Airtel Kenya has marked a major legal milestone against industry regulator Communications Authority of Kenya (CA) after the High Court stopped the government body from demanding Kshs 2.06 billion in licence renewal fees from the telco.
In the ruling delivered on Monday December 18, 2017 in Nairobi, High Court judge George Odunga also stopped the CA from enforcing a decision it made and communicated to Airtel demanding US $20.025 million (Kshs 2.06 billion) from the Bharti subsidiary as a precondition to the issuance of Airtel’s radio frequency spectrum and operating licences.
(TOP: Prasanta Das Sarma, the Airtel Kenya CEO – in red t-shirt- engages with a group of boda boda operators during the launch of Tubonge earlier in mid this year).
“An order is hereby issued quashing the CA’s decision contained in the letter dated June 23, and July 25, 2017 demanding the sum of $20.025 million (Sh2.06 billion) from Airtel as alleged radio frequency spectrum fees within 14 days from the date of receipt,” Justice Odunga said.
Airtel Kenya, through its lawyer Fred Ngatia, had accused the CA of dishonouring the agreement that led to its purchase of Yu Mobile, when it demanded the Kshs 2.06 billion in spectrum fees after the acquisition.
Airtel said the CA had agreed to merge its operating licences with the ones it purchased from Yu Mobile in 2014 for the US $6.976 million (Kshs 718 million) it paid to acquire the firm. The licence was therefore supposed to expire on January 27, 2025, almost 8 years from now.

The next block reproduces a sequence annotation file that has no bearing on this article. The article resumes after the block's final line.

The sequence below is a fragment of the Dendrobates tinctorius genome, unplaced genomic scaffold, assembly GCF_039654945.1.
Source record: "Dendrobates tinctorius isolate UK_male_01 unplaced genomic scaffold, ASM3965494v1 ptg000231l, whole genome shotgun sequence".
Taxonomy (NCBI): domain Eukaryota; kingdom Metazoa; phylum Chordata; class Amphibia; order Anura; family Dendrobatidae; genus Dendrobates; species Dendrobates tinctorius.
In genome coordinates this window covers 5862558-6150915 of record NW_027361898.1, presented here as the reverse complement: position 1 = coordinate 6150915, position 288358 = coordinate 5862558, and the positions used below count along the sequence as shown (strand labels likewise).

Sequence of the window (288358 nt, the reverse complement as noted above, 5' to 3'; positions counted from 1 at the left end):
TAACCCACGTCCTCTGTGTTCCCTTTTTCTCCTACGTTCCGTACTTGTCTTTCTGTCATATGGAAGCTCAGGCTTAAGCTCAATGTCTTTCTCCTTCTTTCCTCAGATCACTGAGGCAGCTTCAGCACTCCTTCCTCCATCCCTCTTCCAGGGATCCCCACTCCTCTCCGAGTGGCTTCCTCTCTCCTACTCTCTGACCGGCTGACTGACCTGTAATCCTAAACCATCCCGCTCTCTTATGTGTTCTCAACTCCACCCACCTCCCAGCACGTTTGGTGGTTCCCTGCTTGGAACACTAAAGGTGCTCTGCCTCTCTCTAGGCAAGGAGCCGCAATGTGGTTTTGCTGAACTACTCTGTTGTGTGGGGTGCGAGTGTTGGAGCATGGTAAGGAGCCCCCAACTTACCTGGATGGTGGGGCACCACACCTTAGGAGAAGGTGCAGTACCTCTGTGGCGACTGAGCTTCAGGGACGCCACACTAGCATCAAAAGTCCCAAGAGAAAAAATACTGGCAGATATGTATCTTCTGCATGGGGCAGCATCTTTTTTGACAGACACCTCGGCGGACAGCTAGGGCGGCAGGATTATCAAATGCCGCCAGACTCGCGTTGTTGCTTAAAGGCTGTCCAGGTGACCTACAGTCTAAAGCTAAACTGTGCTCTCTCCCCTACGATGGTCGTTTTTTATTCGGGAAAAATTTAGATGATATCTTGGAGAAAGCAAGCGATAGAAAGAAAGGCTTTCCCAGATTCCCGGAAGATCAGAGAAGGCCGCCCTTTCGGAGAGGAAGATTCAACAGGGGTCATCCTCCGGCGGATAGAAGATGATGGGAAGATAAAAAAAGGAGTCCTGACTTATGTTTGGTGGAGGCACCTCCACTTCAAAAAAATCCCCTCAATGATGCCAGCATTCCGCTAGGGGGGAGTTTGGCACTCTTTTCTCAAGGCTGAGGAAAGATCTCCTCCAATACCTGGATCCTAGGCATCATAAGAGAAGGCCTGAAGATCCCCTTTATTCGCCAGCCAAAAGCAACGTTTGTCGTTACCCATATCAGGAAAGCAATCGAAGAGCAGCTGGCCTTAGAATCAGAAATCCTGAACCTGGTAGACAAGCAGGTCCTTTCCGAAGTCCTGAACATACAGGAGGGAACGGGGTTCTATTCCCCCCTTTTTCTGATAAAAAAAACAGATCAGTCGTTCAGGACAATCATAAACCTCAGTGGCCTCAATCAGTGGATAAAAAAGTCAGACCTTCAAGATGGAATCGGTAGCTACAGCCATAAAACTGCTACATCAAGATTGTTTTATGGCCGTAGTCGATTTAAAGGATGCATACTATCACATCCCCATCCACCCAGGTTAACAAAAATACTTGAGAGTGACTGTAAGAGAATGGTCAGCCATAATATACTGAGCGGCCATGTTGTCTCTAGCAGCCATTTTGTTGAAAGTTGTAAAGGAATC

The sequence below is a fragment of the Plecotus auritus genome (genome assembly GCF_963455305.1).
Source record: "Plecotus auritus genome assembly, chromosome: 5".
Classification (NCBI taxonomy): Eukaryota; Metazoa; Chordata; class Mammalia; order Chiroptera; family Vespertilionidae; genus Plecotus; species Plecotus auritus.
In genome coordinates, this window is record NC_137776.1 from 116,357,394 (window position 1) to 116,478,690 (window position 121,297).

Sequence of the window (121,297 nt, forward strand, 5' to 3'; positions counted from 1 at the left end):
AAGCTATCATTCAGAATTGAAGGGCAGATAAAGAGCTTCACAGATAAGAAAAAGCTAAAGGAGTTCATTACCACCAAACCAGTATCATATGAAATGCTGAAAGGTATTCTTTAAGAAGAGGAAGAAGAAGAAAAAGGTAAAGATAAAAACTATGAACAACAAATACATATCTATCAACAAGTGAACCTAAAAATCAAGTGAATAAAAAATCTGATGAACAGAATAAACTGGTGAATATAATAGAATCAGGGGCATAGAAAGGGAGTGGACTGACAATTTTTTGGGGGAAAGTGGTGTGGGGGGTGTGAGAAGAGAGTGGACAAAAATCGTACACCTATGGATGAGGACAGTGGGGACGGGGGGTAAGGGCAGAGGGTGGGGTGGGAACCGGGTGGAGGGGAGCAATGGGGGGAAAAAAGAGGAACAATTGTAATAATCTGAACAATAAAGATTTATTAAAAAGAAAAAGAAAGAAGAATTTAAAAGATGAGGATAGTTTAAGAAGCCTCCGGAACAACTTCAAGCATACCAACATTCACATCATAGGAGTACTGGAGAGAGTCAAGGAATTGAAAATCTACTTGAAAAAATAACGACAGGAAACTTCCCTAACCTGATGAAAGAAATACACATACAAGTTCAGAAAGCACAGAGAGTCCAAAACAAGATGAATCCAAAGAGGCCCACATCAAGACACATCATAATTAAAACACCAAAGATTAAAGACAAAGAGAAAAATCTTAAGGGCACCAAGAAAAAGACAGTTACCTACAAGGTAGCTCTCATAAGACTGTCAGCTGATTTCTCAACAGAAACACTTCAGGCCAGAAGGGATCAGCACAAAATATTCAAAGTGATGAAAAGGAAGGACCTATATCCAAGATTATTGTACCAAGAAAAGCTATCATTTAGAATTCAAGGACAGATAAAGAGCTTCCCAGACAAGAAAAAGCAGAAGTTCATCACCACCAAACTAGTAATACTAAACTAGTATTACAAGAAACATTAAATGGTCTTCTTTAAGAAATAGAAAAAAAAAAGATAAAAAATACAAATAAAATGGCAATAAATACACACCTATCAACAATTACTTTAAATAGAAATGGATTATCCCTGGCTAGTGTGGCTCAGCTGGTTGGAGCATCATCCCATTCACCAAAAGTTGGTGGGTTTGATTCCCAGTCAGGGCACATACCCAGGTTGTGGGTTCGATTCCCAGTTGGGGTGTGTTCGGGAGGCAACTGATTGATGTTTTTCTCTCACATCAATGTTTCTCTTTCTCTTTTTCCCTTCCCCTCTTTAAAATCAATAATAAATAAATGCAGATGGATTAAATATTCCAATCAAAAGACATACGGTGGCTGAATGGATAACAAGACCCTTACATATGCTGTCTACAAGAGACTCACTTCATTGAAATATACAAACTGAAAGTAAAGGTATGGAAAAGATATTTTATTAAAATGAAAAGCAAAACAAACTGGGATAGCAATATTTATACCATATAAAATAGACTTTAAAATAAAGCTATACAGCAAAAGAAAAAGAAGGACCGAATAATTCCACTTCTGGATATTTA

Airtel’s claims that upon its purchase of Yu Mobile spectrum and frequencies, the CA changed its earlier position and demanded an additional Kshs 2.06 billion as a condition for renewing its operating permits.
Airtel had told the court that it would have abandoned the Yu Mobile deal had the regulator disclosed it would demand separate spectrum fees of Kshs 2 billion.
According to Business Daily, Justice Odunga held that protection of legitimate expectation is anchored in law and that CA, being a public body, abused its powers by reneging on its earlier agreement with Airtel without informing the firm. As a pubic body, the CA ought to have acted fairly and objectively, he said.
“It was wrong for CA to make an about-turn from its earlier decision without informing Airtel. The court has to frown from that action,” Justice Odunga said, adding that CA is thus compelled to complete the negotiations aimed at renewing the license being sought by Airtel.
Judge Odunga also ruled that a public body has to act reasonably and in good faith, and “where the public body fails to act objectively, and in compliance with the law, where it exercises its discretion irrationally and unreasonably, the court is entitled to interfere with such a decision.”
Welcoming the development, Airtel Kenya stated that as a “responsible and law abiding company,” it has “always maintained its full faith in the judicial process of the country.”
“With today’s ruling, we feel that our original stand has been acknowledged by the Honorable High Court and that principally, we have acted within the afforded legal boundaries and applicable provisions of the Kenya Information and Communications Act. Airtel Kenya, along with its customers and shareholders welcome the ruling which not only protects our rights as a business entity but also comforts the trust placed by millions of Kenyan customers on our network,” said the telco in statement, adding that: “The ruling provides a major boost to the industry as a whole and sends the right signals to international investors.”